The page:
Stage/Screen

Published on March 29th, 2014 | by John Kephart

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The Grand Budapest Hotel: not so grand, but pretty good

Wes Anderson’s latest confection, The Grand Budapest Hotel, dazzles audiences with equal parts whimsy, high adventure, and travelogue.

The film is structured as a series of interlocking flashbacks, which begin after a brief glimpse of the present. In the first flashback, set in 1985, The Author (Tom Wilkinson) narrates the story of his extended stay at the Grand Budapest Hotel in 1968.

In this lengthier, second flashback, the long-past-its-prime hotel is the setting of a chance encounter The Author (now played by Jude Law) has with the hotel’s reclusive millionaire owner, Mr. Moustafa (F. Murray Abraham). In telling his long-hidden tale of how he became the hotel’s owner and earned his fortune, we flashback to Moustafa’s youth, when he was a lobby boy under the tutelage of the hotel’s effete-yet-sophisticated concierge, M. Gustave.

The events during the first ten or fifteen minutes of the film aren’t nearly as difficult to follow as the above paragraphs imply. I promise.

 The bulk of the remaining film takes place in 1932. The titular hotel, situated in a fictional European country called the Republic of Zubrowka, is the pinnacle of elegance. At its center is M. Gustave, who sees to every little detail of the hotel, its guests, and its staff, including the young Moustafa (Tony Revolori), called Zero. Gustave is especially attuned to filling the needs of a certain kind of guest: wealthy, older, female. He shows them love and affection, and they return it, but Gustave isn’t a gigolo; he genuinely loves these women.

 One of the concierge’s favorites, the elderly Madame D. (Tilda Swinton, in very convincing old-age makeup; the role was originally intended for Angela Lansbury), departs the hotel after one such rendezvous, though not before sharing a foreboding she’s had. Zero soon brings Gustave the news that Madame D. has been found dead, and the two depart by train so he can pay his last respects. What follows is a will-reading, the theft of a valuable painting (courtesy of Gustave and Zero), some nasty business by a henchman in the employ of Madam D.’s son (Adrian Brody), a jail break, a shoot-out, and a bittersweet ending ― at which point the film reverses course back up the timeline, to 1968, 1985, and the present.

The film’s focus stays mostly on the relationship between Gustave and Zero, and Zero’s pastry-maker girlfriend, Agatha (Saoirse Ronan), who Gustave wholeheartedly approves of ― so much so that Zero has to repeat the question “Is he flirting with you?” (Gustave, of course, flirts with everyone, going so far as to call men “darling,” including thuggish border guards.)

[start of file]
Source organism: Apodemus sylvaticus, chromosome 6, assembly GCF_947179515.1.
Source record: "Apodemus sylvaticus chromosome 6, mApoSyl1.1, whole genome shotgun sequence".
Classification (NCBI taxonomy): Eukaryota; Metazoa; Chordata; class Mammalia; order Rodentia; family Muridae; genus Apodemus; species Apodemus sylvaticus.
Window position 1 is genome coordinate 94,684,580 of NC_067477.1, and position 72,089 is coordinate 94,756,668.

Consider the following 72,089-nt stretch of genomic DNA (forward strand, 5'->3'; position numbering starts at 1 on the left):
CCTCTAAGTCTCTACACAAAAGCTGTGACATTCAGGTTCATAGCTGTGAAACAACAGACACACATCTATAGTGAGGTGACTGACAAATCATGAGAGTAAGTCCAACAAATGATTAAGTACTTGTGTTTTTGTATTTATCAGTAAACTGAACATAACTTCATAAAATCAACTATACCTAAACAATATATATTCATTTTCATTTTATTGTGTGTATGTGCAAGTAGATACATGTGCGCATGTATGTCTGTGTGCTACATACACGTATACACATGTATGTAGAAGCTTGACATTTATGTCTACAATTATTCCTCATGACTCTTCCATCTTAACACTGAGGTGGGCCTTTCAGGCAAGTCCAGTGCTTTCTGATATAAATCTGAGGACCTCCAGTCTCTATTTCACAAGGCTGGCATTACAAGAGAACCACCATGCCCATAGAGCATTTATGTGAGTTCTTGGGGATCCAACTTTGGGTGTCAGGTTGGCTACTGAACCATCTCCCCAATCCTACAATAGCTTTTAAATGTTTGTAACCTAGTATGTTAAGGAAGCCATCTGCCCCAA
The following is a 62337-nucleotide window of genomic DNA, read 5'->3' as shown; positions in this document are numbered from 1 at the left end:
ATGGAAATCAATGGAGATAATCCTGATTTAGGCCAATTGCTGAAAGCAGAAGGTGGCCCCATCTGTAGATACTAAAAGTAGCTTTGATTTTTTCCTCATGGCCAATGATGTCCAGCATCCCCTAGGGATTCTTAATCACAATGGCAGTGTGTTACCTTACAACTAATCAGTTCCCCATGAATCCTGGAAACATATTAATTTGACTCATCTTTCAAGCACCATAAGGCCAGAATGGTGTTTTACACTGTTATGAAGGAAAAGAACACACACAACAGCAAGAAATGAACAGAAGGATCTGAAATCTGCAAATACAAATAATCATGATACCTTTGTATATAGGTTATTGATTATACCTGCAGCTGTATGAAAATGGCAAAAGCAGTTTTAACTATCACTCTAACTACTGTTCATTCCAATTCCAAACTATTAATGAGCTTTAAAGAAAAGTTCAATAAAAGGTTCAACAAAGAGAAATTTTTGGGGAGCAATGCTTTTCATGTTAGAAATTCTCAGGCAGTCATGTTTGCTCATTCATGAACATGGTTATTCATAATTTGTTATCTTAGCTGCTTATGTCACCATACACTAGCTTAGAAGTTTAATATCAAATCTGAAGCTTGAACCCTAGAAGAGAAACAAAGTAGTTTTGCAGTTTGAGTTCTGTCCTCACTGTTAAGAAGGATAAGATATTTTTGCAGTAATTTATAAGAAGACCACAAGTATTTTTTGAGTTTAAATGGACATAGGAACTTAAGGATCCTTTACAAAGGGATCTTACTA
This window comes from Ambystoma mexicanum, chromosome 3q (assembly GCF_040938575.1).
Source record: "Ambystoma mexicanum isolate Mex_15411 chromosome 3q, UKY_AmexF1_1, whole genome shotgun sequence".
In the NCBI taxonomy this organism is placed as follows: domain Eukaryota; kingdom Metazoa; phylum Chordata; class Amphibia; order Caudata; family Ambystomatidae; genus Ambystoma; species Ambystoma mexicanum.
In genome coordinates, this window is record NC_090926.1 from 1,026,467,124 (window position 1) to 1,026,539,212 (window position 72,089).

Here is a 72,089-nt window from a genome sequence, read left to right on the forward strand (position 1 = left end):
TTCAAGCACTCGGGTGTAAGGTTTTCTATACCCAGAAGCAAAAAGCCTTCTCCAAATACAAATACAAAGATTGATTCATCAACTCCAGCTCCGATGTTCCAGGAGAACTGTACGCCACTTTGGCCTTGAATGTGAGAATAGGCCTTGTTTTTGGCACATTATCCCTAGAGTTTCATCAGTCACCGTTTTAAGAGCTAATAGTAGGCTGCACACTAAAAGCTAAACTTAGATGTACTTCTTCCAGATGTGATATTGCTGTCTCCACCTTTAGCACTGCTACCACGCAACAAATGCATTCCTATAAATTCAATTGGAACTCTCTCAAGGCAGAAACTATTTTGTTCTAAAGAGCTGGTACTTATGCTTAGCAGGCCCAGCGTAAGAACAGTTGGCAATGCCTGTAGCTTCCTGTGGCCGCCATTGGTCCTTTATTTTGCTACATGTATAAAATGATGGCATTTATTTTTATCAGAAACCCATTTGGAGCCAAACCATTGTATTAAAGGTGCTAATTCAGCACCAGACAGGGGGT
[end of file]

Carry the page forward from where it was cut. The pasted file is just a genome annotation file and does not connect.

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Many of Anderson’s troupe return in Grand Budapest:  Bill Murray, Jason Schwartzman, Bob Balaban, and Owen Wilson all make cameo-sized appearances, while Brody, Jeff Goldblum, Willem Dafoe, Edward Norton, and Harvey Keitel have larger, if relatively brief, parts to play.

 While for the most part Budapest delivers what fans of Anderson expect, there was one aspect I found disappointing: the humor. And if there’s one thing that should not let you down in a Wes Anderson film, that’s it. Every one of his films share a wry sensibility, as well as many laugh-out loud moments. That drollness is present, as are a few jokes that rate more than a small chuckle, but much of the humor, for me, fell flat. And as the film progresses, Anderson seems to rely more on running gags (like the above-mentioned “Is he flirting with you?” as well as “Take over for me” and “Are you Monsieur Gustave of the Grand Budapest Hotel?”) that, in my opinion, didn’t improve with seemingly-endless repetition.

 Another departure for a Wes Anderson film was a disturbing level of violence that, in my opinion, didn’t quite gel with the more lighthearted plot. I have to admit that I’m the kind of person who doesn’t find a character losing four fingers in a slammed door, or seeing a severed head in a basket, nearly as troubling as a cat being thrown out a window and looking down at its splattered remains below (what’s with recent indie films and their abuse of felines? First Inside Llewyn Davis, and now this. Maybe F. Murray Abraham is the connecting tissue, considering he’s in both?). Though all of Anderson’s films feature violence of one kind or another, this time it seemed a bit more difficult to forgive.

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Otherwise, Budapest has the look and feel of a Wes Anderson film. As such, everything is highly-stylized, from the sets to the costumes to the intertitles dividing the story into parts (for instance, “Part 4: The Society of the Crossed Keys,” is embroidered on a piece of cloth along with a couple of crossed keys), much the same way The Royal Tenenbaums was divided into chapters. And, like that film, you feel as if you’re watching a great literary work translated to the big screen ― though in this case it’s actually partially true, as this film was inspired by the writings of Stefan Zweig, whose urbanity is mirrored in Gustave.  

Ultimately, whether or not you enjoy this trip to Andersonville probably depends on how big of a fan you are of the director’s style. Though I came away vaguely dissatisfied, I know from past experience that that may not be my final opinion. I didn’t care much for Anderson’s Bottle Rocket or The Darjeeling Limited on first view either, but have grown to love them. Where this film fits in the pantheon of Wes Anderson films is yet to be determined.

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About the Author

John Kephart is a writer and filmmaker who resides in Tacoma.



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